where on the rails would the water column be, in the yard or main and how did it face spout to the side and swing toward the train or spout over top the train and pull down .just don't know the way it was.
All the water columns I saw on the GTW were at rest with the spout to the side (parallel to the track). Fireman would hook the spout and swing it over the tank hatch, put his foot on the thing and pull the valve. Seems like most of the major stations had columns near one end of the platforms. All of the coal towers had water sources, either columns or tanks. Some of the big roads had water troughs on the main line allowing the train to take on water without stopping.
IIRC, a water trough would be 2-3,000' long, and the tender would have a water scoop that would be lowered while passing over the trough, and lifted(hopefully) before the end of the trough. The scoop would lead into a pipe that would be high enough in the tender tank, that the water would not drain back out.
I believe that the minimum speed for taking water on the fly was about 30-40mph to have enough force to get the water all the way up the pipe.
Pans's were used on a number of main lines but New York Central may have been the only line that they enjoyed any real success. PRR tried them out as did the B&O. The latter two had a lot of trouble with effectively scooping the water on the fly. They either didn't get enough or had issues with the force of the water doing damage to the tender tank, ripping off the scoop, the scoop tearing up ties/roadbed, etc. If you really needed water that bad and you didn't want to stop, build a bigger tender or do what the UP did and have an auxiliary water tender in tow behind the fuel tender.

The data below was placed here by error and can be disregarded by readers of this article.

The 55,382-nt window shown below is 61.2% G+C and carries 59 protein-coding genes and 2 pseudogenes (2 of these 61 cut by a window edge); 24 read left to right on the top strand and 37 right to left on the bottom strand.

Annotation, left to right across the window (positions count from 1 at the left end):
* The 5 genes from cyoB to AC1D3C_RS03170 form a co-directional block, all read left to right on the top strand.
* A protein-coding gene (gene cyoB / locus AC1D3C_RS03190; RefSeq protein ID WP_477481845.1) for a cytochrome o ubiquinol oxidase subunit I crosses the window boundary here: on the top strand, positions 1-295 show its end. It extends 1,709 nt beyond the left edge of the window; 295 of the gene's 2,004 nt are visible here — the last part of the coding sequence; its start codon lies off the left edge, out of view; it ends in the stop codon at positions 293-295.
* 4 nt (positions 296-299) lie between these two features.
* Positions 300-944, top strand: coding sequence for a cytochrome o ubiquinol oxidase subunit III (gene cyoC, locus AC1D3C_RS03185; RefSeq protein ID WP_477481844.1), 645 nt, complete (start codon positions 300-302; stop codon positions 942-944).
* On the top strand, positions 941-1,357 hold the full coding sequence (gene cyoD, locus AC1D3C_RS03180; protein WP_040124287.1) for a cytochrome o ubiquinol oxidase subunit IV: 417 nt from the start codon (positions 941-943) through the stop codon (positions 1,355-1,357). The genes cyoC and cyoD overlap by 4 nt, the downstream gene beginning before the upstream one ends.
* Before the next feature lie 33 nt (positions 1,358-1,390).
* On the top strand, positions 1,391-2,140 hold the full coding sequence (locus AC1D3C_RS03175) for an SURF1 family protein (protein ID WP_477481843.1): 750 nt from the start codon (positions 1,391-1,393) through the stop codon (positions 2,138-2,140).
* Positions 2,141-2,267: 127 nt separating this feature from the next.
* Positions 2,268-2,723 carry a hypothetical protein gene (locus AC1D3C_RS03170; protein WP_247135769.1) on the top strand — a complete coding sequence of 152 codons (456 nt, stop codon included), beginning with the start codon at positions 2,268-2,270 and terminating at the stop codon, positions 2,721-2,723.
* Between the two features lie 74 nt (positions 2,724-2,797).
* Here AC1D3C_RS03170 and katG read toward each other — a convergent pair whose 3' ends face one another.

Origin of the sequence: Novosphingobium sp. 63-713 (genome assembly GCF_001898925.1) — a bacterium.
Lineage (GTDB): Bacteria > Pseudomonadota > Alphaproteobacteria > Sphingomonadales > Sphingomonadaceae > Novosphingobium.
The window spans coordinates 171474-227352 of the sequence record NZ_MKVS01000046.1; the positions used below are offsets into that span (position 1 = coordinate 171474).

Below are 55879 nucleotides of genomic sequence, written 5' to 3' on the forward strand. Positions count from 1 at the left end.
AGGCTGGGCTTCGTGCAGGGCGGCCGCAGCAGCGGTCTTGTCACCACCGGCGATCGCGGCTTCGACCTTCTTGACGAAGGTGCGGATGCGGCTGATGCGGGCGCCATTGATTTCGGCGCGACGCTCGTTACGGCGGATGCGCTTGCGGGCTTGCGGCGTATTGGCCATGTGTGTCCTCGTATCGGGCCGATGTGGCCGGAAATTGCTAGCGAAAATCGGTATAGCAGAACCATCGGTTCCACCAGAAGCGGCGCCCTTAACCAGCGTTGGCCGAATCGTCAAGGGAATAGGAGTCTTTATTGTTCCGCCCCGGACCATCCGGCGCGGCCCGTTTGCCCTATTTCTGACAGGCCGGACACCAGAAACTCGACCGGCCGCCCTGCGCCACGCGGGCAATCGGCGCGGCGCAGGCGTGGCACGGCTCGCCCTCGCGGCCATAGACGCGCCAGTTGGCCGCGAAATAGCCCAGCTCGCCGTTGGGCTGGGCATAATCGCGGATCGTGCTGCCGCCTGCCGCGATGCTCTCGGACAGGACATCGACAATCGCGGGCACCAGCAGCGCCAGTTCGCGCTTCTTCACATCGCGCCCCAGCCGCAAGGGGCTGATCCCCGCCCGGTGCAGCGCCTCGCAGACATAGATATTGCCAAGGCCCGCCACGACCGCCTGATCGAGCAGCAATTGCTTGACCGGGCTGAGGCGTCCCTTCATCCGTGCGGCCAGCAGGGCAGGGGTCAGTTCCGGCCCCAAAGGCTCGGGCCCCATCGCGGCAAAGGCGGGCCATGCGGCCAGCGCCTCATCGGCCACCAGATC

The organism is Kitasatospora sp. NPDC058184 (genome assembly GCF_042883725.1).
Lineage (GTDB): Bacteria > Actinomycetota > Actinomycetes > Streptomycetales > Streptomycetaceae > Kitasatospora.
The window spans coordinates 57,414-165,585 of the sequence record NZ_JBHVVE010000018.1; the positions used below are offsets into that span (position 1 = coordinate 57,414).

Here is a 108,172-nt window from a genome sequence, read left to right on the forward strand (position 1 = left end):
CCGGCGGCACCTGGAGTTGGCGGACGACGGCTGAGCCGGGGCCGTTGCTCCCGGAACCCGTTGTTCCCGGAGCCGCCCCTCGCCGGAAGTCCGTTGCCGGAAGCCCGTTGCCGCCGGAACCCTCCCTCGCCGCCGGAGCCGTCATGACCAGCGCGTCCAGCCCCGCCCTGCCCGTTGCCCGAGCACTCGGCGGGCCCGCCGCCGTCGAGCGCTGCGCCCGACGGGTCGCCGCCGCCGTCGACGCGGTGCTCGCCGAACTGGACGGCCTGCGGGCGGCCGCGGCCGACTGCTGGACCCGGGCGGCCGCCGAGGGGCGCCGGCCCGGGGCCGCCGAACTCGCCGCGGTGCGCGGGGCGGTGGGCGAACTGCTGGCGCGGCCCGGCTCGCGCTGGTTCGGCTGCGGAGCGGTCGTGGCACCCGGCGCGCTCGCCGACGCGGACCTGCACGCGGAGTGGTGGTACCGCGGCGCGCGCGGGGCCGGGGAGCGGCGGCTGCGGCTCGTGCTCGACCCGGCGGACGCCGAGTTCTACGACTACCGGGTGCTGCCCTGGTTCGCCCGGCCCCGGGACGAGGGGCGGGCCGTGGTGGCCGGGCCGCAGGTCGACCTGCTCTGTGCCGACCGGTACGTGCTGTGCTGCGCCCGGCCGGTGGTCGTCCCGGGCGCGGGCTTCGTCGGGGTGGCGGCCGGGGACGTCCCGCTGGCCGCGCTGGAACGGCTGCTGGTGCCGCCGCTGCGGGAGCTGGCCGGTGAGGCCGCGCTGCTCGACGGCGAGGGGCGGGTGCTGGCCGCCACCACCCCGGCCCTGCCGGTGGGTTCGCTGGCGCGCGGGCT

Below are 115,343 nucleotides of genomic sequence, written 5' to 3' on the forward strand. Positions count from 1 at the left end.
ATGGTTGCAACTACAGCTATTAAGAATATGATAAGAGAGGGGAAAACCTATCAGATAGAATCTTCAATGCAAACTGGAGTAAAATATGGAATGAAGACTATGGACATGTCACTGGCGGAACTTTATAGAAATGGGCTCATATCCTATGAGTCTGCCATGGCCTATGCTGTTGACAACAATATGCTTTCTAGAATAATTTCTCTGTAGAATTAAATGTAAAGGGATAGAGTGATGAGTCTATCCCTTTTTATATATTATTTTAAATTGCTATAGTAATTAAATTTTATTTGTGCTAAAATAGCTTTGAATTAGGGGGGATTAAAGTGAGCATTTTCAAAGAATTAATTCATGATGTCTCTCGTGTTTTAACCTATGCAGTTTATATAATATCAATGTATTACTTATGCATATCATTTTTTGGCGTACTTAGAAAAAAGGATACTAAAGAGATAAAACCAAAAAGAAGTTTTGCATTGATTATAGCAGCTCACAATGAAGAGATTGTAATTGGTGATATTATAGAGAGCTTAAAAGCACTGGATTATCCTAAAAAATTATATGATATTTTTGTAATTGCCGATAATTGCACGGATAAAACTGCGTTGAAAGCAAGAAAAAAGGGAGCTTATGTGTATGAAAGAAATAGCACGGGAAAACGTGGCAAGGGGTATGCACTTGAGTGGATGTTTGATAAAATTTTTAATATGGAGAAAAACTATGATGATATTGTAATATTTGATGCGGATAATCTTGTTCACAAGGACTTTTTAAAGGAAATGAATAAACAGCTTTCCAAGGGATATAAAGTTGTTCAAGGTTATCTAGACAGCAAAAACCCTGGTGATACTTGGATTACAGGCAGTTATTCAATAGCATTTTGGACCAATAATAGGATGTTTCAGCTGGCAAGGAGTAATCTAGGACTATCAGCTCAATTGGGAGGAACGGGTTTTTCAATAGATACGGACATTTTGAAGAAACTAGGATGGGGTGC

Pans's were used on a number of main lines but New York Central may have been the only line that they enjoyed any real success. PRR tried them out as did the B&O. The latter two had a lot of trouble with effectively scooping the water on the fly. They either didn't get enough or had issues with the force of the water doing damage to the tender tank.
Very true. The NYC really perfected the practice of taking water "on the fly" from track pans, at speeds above 80MPH. However, the whole concept was NOT to completely fill the tender, but to get enough water to provide a good reserve, plus get to the next track pan. The NYC PT class "centipede" tenders made taking water at very high speeds possible.
Wow I didn't think I get this great of response. Now I know where I can place it on my layout . Here is another question I have the mth water column and bought it used and don't have box or instructions . I looked on line and it says it can expand to be taller how can I do this. Am I missing a piece to do this.
Now that Atlas O has purchased the line of "Cornerstone Buildings" from Walthers, get one of the nice big standing water tank/tower kits when they come out. It is all plastic, easy to build and looks fantastic when painted silver or black and weathered.
Between the tracks was very common, as one column could serve either track, stored parallel to the rails, then swung eeither direction to serve a locomotive on either track. the difficulty in convincingly modeling a column between tracks is getting the track spacing so that the lowered column spout is roughly centered on each track. Doesn't have to be PERFECT, but should be at least plausibly close.